Lewis Cass

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Lewis Cass (October 2, 1782-June 16, 1866) was a politician, founder, Territorial governor, Senator from Michigan, and U.S. Secretary of War, Ambassador to France, and U.S. Secretary of State.

Early Life

Cass was born in Exeter, New Hampshire, to Major Jonathan Cass and Mary Gilman Cass. He was schooled at Phillips Exeter Academy and moved with his family to Ohio in 1800. Living in Zanesville, Ohio, he studied law and passed the bar in 1803. He married Elizabeth Spencer in 1806.

In 1806, Cass began his political career, being elected to the Ohio Legislature. In 1807, he resigned to take an appointment as the U.S. Marshall for Ohio. He led an Ohio militia unit in the War of 1812. His first command was among those that were surrendered by General William Hull after his defeat at Detroit. Cass was later promoted to Brigadier General and fought in the Battle of the Thames.

Territorial Governor of Michigan

Following the war, Cass was appointed the territorial governor of Michigan and served until 1831. Setting up office in Detroit, Cass began speculating in land and became very wealthy from it. As territorial governor he advocated universal education, libraries, internal improvements (especially military roads). Cass's views towards Native Americans seems rather ambivalent. He learned native languages and as governor subsidized the researches of Henry Schoolcraft. Yet, he also forced the cession of more native land in Michigan and as Secretary of War (1831-1836) for Andrew Jackson enforced the removal of Indians from the southern states, and led the U.S. army during the Black Hawk War and Seminole War.

National Politics

Lewis Cass while Secretary of State. Library of Congress photo

Following his stint as Secretary of War, Jackson appointed Cass to be the U.S. minister to France. While in Europe, he worked maintain the international slave trade despite British efforts to curtail and stop it.

In 1842, Cass resigned as U.S. ambassador and returned to Michigan. He organized a campaign for the Democratic presidential nomination but lost that to James K. Polk. Three years later he was selected by the Michigan legislature to its U.S. Senate seat. In the Senate, he was an ardent expansionist. He became a vocal proponent of war with Great Britain over the Oregon Territory (see "Fifty Four Forty or Fight"), endorsed the Mexican-American War, and the annexation of Cuba. He resigned his seat in 1848 to run for president.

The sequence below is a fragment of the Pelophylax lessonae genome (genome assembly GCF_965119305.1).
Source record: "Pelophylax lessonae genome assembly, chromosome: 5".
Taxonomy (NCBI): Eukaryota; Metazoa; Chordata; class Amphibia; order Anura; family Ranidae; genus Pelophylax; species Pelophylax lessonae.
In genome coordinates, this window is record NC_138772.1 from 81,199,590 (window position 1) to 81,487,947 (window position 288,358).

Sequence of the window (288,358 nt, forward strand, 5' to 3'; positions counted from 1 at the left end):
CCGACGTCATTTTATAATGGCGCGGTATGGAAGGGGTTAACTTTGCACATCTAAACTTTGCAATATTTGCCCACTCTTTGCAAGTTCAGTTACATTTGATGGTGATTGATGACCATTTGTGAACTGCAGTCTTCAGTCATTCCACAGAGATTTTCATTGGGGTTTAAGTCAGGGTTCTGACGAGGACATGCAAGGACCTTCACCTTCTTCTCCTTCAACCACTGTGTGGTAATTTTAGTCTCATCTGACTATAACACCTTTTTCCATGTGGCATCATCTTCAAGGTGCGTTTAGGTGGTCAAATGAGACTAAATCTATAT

Cass sought and received the Democratic nomination during the 1848 presidential election. Cass advocated the doctrine of popular sovereignty, which allowed the people of the territories to determine whether or not to permit slavery. Because of this compromise with the pro-slavery wing of the Democratic Party, the Free-Soil Democrats (Barnburners), led by Martin Van Buren bolted, splitting the Democracy. Because of the split in the Democratic Party, the Whig Zachary Taylor won the election. Following the election, Cass was again selected to be a Michigan Senator. Cass made one more presidential bid in 1852 but failed gather the nomination.

While the Senate, Cass voted in favor of the Compromise of 1850 and the Fugitive Slave Law. Because of these votes and his pro-slavery allegiances and because Michigan was then solidly controlled by the Republican Party, Cass was not reappointed to the Senate when his term was up in 1856.

Upon the election of Democratic President James Buchanan, however, Cass was made Secretary of State. As the architect of U.S. foreign policy, he continued to propound U.S. expansionism.

Following the election of 1860 and the beginning of the Secession Crisis, Cass advocated a strengthening of U.S. forces in its military forts throughout the south. He believed secession wrong and wanted forceful action from Buchanan to stop it. Buchanan, however, refused to do anything; Cass resigned in disgust.

Cass returned to Michigan and remained there throughout the American Civil War. He died in 1866.